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Clinical Orthopaedics and Related Research®

, Volume 472, Issue 10, pp 3196–3203 | Cite as

Operative Management of Metastatic Melanoma in Bone May Require En Bloc Resection of Disease

  • Jeffrey E. Krygier
  • Valerae O. Lewis
  • Christopher P. Cannon
  • Robert L. Satcher
  • Bryan S. Moon
  • Patrick P. LinEmail author
Clinical Research

Abstract

Background

Bone metastasis is a poor prognostic indicator in melanoma. Some authors have advocated only palliative treatment for patients with osseous disease.

Questions/purposes

We determined (1) overall survival after surgery for bone metastasis in patients with malignant melanoma, (2) the rate of local relapse after surgery for bone metastasis, (3) whether certain patients might benefit from more extensive surgery to reduce the risk of local recurrence, and (4) whether there is an effect of prior radiation on survival and local progression.

Methods

We identified 37 patients who underwent 41 orthopaedic procedures for metastatic melanoma to bone in the pelvis or appendicular skeleton, including 20 for pathologic fracture, from our institutional orthopaedic database and performed a retrospective review of their charts and radiographs. The femur (n = 19) and humerus (n = 11) were the most common operative sites. Kaplan-Meier survivorship was used to determine overall survival and local progression-free survival.

Results

The median survival from surgery was 9 months (range, 1–135 months). Kaplan-Meier analysis showed overall survival of 30% at 12 months and 17% at 24 months. Local recurrence developed in seven of 41 lesions (17%). The local progression-free survival was 87% at 12 months and 67% at 24 months. Patients for whom prior radiation failed and patients who did not have excision of osseous metastases had higher rates of local recurrence. Two patients underwent amputation for uncontrolled local progression of disease.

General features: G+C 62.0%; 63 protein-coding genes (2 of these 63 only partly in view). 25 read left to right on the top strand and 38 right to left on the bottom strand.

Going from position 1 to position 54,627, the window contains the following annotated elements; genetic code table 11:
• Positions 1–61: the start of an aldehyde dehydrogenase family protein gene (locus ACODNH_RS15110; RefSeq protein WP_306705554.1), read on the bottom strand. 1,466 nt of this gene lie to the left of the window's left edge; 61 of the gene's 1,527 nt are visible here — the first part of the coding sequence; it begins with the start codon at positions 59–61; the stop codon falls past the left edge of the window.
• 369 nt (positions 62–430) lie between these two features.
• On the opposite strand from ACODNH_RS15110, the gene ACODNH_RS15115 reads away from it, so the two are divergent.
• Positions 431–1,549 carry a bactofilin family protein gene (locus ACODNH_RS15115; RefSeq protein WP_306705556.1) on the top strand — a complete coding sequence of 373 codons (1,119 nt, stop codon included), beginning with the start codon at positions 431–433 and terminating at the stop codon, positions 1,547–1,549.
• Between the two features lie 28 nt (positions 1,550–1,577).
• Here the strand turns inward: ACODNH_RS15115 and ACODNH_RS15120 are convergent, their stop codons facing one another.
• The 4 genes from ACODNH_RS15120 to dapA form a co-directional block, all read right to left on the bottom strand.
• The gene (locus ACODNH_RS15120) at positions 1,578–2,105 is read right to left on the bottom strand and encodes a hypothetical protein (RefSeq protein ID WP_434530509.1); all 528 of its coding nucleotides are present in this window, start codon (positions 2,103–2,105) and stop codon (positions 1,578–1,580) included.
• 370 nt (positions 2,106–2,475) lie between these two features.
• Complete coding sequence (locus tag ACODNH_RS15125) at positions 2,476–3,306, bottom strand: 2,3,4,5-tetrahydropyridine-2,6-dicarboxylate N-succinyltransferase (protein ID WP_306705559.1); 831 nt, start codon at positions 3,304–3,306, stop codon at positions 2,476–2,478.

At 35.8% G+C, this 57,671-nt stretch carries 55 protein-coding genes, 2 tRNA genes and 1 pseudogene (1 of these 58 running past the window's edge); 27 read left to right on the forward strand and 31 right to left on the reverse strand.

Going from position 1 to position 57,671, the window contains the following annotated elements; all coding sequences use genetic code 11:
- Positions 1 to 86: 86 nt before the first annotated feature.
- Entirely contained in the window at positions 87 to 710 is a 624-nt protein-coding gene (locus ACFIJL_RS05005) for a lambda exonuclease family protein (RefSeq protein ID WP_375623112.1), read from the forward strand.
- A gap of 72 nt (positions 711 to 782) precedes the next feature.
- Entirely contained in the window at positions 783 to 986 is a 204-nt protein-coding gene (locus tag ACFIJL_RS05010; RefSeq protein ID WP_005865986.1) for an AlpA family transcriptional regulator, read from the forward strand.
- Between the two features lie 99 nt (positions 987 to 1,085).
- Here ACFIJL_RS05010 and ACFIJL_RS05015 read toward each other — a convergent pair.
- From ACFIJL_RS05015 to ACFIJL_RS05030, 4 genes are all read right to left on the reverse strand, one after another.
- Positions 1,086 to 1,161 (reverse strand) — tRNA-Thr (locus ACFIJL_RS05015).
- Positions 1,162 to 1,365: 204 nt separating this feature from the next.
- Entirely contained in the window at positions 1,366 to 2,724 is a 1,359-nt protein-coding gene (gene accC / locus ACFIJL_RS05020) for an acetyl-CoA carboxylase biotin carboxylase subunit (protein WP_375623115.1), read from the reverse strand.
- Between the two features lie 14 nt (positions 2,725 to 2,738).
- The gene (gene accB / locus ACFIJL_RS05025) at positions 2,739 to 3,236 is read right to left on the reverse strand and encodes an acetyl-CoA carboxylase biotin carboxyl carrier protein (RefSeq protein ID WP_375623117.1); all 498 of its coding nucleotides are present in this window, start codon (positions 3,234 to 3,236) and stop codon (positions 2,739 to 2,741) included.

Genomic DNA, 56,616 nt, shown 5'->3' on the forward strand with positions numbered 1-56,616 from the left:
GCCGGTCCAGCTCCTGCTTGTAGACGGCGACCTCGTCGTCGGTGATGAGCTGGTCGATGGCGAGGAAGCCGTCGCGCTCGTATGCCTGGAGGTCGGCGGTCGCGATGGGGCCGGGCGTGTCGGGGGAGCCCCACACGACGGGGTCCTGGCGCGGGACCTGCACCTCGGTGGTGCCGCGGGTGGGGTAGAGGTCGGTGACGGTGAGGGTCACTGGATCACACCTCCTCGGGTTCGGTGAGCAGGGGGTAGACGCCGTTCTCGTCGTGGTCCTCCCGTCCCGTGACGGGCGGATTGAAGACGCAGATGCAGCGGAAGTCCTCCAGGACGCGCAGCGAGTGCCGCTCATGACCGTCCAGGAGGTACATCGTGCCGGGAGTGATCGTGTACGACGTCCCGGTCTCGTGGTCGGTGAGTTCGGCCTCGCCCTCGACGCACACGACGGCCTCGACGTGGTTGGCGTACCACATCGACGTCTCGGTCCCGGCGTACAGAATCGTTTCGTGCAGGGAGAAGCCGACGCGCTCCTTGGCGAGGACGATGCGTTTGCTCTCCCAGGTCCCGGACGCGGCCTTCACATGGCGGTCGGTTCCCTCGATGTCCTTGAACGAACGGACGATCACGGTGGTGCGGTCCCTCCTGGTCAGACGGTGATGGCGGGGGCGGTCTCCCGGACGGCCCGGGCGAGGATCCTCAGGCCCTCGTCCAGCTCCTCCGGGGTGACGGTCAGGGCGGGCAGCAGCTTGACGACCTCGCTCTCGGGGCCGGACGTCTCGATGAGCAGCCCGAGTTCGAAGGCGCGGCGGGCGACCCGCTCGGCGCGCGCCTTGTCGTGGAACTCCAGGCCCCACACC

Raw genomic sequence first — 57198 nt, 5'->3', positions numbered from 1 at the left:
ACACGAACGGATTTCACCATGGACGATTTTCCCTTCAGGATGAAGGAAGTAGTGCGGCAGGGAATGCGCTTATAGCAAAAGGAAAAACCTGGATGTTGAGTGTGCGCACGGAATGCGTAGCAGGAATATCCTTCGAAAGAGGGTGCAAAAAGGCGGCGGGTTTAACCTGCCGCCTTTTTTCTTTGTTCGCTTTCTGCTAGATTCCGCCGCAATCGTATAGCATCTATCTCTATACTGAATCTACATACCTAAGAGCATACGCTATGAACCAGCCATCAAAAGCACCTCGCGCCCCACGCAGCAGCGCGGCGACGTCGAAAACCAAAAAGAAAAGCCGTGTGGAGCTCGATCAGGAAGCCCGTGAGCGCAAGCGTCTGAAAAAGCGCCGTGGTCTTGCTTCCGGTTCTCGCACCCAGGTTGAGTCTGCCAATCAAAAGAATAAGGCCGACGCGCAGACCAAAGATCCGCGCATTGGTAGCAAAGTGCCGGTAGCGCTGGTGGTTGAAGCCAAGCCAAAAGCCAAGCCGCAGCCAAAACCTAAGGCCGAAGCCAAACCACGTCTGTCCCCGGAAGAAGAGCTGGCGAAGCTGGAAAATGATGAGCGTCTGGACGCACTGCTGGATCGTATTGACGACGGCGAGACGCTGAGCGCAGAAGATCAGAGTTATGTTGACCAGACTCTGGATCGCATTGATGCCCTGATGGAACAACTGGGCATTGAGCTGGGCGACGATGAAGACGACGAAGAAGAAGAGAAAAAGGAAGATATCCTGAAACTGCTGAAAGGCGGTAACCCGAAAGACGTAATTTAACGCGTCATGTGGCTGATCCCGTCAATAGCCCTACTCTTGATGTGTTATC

Conclusions

Osseous metastasis from melanoma behaves aggressively. The rate of local progression is substantial, and two of 37 patients in this series required amputation for progressive disease. Despite the poor overall prognosis, local control of bone disease is an important issue, and patients may benefit from resection of osseous metastases, particularly if prior radiation has failed.

Level of Evidence

Level IV, therapeutic study. See the Instructions for Authors for a complete description of levels of evidence.

Keywords

Melanoma Bone Metastasis Metastatic Melanoma Pathologic Fracture Bloc Resection 
These keywords were added by machine and not by the authors. This process is experimental and the keywords may be updated as the learning algorithm improves.

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Copyright information

© The Association of Bone and Joint Surgeons® 2014

Authors and Affiliations

  • Jeffrey E. Krygier
    • 1
    • 4
  • Valerae O. Lewis
    • 2
  • Christopher P. Cannon
    • 3
  • Robert L. Satcher
    • 2
  • Bryan S. Moon
    • 2
  • Patrick P. Lin
    • 2
    Email author
  1. 1.Department of Orthopaedic SurgerySanta Clara Valley Medical CenterSan JoseUSA
  2. 2.Department of Orthopaedic OncologyUniversity of Texas MD Anderson Cancer CenterHoustonUSA
  3. 3.The Polyclinic Madison CenterSeattleUSA
  4. 4.Stanford University School of MedicineStanfordUSA

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